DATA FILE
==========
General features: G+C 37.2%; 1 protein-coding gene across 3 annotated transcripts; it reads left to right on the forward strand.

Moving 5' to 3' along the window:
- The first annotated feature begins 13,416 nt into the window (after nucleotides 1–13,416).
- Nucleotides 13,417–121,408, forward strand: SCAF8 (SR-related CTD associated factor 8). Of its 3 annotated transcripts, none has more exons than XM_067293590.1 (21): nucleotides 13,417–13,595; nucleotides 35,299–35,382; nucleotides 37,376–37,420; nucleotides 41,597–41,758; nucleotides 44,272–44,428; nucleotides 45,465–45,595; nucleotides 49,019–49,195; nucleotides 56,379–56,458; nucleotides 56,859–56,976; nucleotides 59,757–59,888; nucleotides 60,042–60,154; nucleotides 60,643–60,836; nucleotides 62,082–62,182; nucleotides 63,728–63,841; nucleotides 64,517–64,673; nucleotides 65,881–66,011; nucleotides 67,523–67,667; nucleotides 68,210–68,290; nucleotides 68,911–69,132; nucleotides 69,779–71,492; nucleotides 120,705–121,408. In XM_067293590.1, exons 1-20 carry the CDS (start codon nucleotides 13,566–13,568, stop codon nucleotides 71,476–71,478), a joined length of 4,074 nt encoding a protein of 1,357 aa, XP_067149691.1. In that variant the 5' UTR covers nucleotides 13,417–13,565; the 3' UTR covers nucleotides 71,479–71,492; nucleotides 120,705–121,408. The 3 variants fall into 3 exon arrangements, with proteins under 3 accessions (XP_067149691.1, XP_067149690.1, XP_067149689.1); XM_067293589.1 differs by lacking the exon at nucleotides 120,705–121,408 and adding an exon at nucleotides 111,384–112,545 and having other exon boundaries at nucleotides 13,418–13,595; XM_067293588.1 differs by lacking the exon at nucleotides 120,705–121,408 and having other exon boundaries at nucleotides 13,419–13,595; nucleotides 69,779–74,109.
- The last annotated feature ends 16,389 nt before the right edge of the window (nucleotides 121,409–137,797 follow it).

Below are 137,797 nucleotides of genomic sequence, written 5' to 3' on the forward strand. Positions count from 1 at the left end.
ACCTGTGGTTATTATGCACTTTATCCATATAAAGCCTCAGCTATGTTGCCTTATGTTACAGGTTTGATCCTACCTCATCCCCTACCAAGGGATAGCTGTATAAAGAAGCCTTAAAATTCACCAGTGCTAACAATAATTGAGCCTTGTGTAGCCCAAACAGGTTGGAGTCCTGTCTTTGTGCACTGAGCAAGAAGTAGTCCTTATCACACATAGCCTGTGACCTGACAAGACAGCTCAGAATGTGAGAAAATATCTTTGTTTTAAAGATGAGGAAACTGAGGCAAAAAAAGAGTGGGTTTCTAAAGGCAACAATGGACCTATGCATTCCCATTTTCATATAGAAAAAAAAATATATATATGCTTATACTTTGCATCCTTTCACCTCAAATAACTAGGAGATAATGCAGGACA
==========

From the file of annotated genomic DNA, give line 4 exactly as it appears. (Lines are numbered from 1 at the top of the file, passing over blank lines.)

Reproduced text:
- Nucleotides 13,417–121,408, forward strand: SCAF8 (SR-related CTD associated factor 8). Of its 3 annotated transcripts, none has more exons than XM_067293590.1 (21): nucleotides 13,417–13,595; nucleotides 35,299–35,382; nucleotides 37,376–37,420; nucleotides 41,597–41,758; nucleotides 44,272–44,428; nucleotides 45,465–45,595; nucleotides 49,019–49,195; nucleotides 56,379–56,458; nucleotides 56,859–56,976; nucleotides 59,757–59,888; nucleotides 60,042–60,154; nucleotides 60,643–60,836; nucleotides 62,082–62,182; nucleotides 63,728–63,841; nucleotides 64,517–64,673; nucleotides 65,881–66,011; nucleotides 67,523–67,667; nucleotides 68,210–68,290; nucleotides 68,911–69,132; nucleotides 69,779–71,492; nucleotides 120,705–121,408. In XM_067293590.1, exons 1-20 carry the CDS (start codon nucleotides 13,566–13,568, stop codon nucleotides 71,476–71,478), a joined length of 4,074 nt encoding a protein of 1,357 aa, XP_067149691.1. In that variant the 5' UTR covers nucleotides 13,417–13,565; the 3' UTR covers nucleotides 71,479–71,492; nucleotides 120,705–121,408. The 3 variants fall into 3 exon arrangements, with proteins under 3 accessions (XP_067149691.1, XP_067149690.1, XP_067149689.1); XM_067293589.1 differs by lacking the exon at nucleotides 120,705–121,408 and adding an exon at nucleotides 111,384–112,545 and having other exon boundaries at nucleotides 13,418–13,595; XM_067293588.1 differs by lacking the exon at nucleotides 120,705–121,408 and having other exon boundaries at nucleotides 13,419–13,595; nucleotides 69,779–74,109.